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‘Real Life’: Democracy 251 and ‘devotion’ to ‘a mature democracy’

Third in a series of articles on the Nova Scotian elections by TONY SEED*

ElectionIncubatorCartoon“IT’S important that everyone vote,” the three Nova Scotian party leaders repeated as one in their closing remarks in the Leader’s Debate on May 19.

In this, the second “great debate,” the three leaders were asked to address the decline in voter participation. Tories, Liberals and New Democrats joined together to blame the people. It is noteworthy that not a single leader advanced any substantive proposals for democratic renewal. For these individuals, Nova Scotia represented the best system in the world. Incumbent premier Rodney MacDonald touted the great work of the multi-party Democracy 250 project amongst youth in promoting Nova Scotia as the self-styled home of “responsible government” going back to 1758. For his part, NDP leader Darrell Dexter blamed the fact that the assembly had only been convened for a grand total of thirteen days in 2008 for “people not buying in”; his government would make people “buy in.” Continue reading

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Atlantic Gateway: The politics of pragmatism and the elephant in the room

Second in a series of articles on the Nova Scotian elections by TONY SEED*

THE Nova Scotia NDP has won unprecedented accolades in the 2009 provincial election from the private and public monopoly media for its “pragmatism” and “measured policies.” Pragmatism worships the absence of principles. If something works in the interests of the status quo, it must be applauded, applied and fought for. The Nova Scotia NDP has taken the vow that “the end justifies the means.” Continue reading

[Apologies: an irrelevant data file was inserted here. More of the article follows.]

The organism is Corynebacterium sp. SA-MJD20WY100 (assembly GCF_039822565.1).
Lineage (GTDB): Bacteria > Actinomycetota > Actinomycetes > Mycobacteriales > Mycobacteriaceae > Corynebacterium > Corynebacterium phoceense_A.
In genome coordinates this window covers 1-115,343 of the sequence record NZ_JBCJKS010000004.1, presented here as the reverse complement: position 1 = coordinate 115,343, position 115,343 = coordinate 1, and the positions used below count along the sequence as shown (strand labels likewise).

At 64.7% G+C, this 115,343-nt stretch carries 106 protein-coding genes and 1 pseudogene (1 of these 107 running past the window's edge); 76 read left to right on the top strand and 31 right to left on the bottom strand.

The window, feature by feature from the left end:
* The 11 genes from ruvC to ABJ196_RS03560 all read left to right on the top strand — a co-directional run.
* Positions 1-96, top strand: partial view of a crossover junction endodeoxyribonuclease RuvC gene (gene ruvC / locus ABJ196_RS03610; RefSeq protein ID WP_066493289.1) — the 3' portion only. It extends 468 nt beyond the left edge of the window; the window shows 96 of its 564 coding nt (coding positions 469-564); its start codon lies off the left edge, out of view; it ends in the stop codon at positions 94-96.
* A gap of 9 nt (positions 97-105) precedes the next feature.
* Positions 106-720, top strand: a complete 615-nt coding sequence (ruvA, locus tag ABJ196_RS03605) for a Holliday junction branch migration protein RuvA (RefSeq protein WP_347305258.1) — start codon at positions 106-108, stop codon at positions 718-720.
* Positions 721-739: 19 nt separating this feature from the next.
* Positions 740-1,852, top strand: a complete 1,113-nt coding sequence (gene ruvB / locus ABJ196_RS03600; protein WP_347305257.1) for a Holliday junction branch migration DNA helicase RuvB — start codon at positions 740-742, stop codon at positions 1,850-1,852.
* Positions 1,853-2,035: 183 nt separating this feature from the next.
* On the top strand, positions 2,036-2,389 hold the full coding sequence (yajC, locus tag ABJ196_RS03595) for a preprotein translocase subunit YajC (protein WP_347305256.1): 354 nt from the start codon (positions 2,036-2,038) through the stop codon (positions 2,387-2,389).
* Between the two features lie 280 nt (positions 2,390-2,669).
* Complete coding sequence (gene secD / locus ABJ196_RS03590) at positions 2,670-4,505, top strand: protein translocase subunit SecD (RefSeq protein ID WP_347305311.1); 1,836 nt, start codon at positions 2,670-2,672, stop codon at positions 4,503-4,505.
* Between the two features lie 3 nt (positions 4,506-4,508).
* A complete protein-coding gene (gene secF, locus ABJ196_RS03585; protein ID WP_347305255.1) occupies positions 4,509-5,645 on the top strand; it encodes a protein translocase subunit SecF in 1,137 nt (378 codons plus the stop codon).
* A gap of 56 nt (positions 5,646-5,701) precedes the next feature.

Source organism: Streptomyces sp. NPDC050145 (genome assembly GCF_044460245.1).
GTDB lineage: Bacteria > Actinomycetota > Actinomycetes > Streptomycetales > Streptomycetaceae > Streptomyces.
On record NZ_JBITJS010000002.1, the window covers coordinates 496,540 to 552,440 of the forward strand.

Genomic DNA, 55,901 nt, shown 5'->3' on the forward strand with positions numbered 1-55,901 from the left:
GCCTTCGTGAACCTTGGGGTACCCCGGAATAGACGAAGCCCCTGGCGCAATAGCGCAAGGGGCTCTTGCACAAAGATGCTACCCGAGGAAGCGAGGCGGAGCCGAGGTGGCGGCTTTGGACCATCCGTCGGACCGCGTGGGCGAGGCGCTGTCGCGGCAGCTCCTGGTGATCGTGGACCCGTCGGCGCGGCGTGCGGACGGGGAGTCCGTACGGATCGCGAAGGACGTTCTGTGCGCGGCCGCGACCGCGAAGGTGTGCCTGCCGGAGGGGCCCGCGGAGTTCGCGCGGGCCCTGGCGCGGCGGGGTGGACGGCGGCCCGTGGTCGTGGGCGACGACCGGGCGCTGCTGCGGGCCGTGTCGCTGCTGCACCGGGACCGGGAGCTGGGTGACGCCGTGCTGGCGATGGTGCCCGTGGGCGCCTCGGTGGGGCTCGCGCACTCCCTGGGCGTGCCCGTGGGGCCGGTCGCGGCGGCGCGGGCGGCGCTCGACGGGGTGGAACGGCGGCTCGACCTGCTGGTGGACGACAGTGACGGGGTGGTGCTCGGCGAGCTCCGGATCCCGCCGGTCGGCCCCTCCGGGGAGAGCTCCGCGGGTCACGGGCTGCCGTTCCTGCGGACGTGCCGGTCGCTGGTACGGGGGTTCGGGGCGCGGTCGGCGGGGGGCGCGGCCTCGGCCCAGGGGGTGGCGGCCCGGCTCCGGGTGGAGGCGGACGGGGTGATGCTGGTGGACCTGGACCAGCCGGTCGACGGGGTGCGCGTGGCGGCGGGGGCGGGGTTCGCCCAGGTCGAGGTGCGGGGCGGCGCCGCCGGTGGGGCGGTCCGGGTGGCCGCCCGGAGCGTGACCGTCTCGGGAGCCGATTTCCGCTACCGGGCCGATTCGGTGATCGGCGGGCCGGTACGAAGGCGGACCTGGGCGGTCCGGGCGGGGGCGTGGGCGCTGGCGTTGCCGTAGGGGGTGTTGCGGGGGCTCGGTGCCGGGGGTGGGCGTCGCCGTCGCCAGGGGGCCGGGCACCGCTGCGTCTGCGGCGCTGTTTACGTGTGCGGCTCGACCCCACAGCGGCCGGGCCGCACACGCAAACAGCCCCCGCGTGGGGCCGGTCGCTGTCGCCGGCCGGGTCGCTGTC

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Nova Scotia elections 2009 – There is an alternative!

First of a series on the Nova Scotia elections by TONY SEED

Nova Scotia Elections 2009
Nova Scotia elections 2009 – There is an alternative!
• Atlantic Gateway: the politics of pragmatism and the elephant in the room
‘Real Life’: Democracy 251 and the ‘devotion’ to ‘a mature democracy’
• The Nova Scotia election and the bard Dan Alec MacDonald — ‘tonight, she walks the streets with Yankees’
• The Michelin File: No more deals — Nova Scotians must reject the politics of ‘pragmatism’
The Michelin File: Michelin’s ‘exemplary citizenship’
• The Michelin File: Drive to empire

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ON MAY 4, Nova Scotia’s opposition parties defeated the MacDonald government’s finance bill. The defeat was quickly followed by the fall of the minority Conservative government, and the setting of a provincial election date for June 9. The bill proposed an amendment to the Provincial Finance Act which would have allowed a portion of the $830 million dollars from the so-called Atlantic Accord to be used for purposes other than financing the province’s $12 billion dollar debt, the highest per capita debt in Canada (much of which is held by private Wall Street financial interests), on which Nova Scotians now pay an annual interest of nine hundred million dollars. Both the NDP and Liberal parties accused the MacDonald government – which forecast a surplus of $4 million for 2009-10 – of using money from the Atlantic Accord to cover up the deficit. For its part, the MacDonald government claimed that no alternative source of funding was available to live up to the cost of the programs and services tabled in the bill. His cabinet then exercised special spending powers through orders-in-council to expend $130 million for paving and building projects under the pretext of “stimulus.” Continue reading